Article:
SILVIA TAVARES

Urban Design Studio in flipped classroom mode

Last week I taught for the first time the Urban Design Studio at James Cook University. It was a very intense but enjoyable week with classes from 9am to 5pm Monday to Friday.

The total course hours is 130hs and this is how it was organised:

  • Content (readings and short lectures) available online prior to the face-to-face component
  • 40 hours face-to-face
  • 6 hours Online tutorials
  • 84 hours self-directed work

 

On the first day we had a 3-hour site visit. We went to a couple of tourism-based areas around Cairns. One that works very well and another one not so successful. We then compared the amenities, design, speed of movement, distances and so forth.

Besides a 30-question quizz assessment based on Gehl (2010), Carmona (2010) and Montgomery (1998), the projects were focused on a site invetory and analysis, masterplan/context plan, and site design. Each one of the components had a pin up session where we discussed opportunities, constraints and design ideas.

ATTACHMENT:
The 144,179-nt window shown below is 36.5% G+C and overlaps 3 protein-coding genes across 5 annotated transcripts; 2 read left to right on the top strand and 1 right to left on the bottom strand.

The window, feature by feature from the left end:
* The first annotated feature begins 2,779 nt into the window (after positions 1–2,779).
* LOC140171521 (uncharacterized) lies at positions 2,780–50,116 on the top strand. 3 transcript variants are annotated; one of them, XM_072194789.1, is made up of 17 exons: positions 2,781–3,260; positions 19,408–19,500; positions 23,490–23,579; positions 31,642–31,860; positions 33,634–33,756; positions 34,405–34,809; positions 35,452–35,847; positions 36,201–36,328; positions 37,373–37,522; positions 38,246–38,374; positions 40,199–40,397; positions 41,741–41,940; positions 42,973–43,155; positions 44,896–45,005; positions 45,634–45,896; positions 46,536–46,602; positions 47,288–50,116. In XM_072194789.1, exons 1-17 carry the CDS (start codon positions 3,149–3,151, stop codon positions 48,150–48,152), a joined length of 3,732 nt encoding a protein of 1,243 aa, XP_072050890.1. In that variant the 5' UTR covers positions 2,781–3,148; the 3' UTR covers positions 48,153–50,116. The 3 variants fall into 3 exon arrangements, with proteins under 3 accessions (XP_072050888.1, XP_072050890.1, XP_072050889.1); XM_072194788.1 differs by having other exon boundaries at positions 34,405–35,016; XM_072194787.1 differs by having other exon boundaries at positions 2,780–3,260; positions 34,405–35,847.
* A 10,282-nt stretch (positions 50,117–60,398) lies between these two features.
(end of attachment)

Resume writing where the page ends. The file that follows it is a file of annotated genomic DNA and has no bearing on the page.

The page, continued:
At the end of the last class the comments were:

  • Students wished they could work on CAD tools for this subject – it is not a core part of degree at JCU yet, but there will be opportunities for this coming up soon.
  • Students wished it was delivered over the semester instead of an intensive week. In their words: Not because it didn’t work, but because it was all too interesting to work on only for a short period of time.

In conclusion, I think I can say the last couple of weeks were very tiring – both preparing and delivering this subject – but the results, energy and discussions were worth every minute spent on this.

 

References

Carmona, M., Tiesdell, S., Heath, T., Oc, T., (2010) Public Places – Urban Spaces. Taylor & Francis.
Gehl, J. (2010), Cities for People. Washington DC, USA: Island Press.
Montgomery, J. (1998), Making a city: Urbanity, vitality and urban design. Journal of Urban Design, Routledge 3(1): 93–116.

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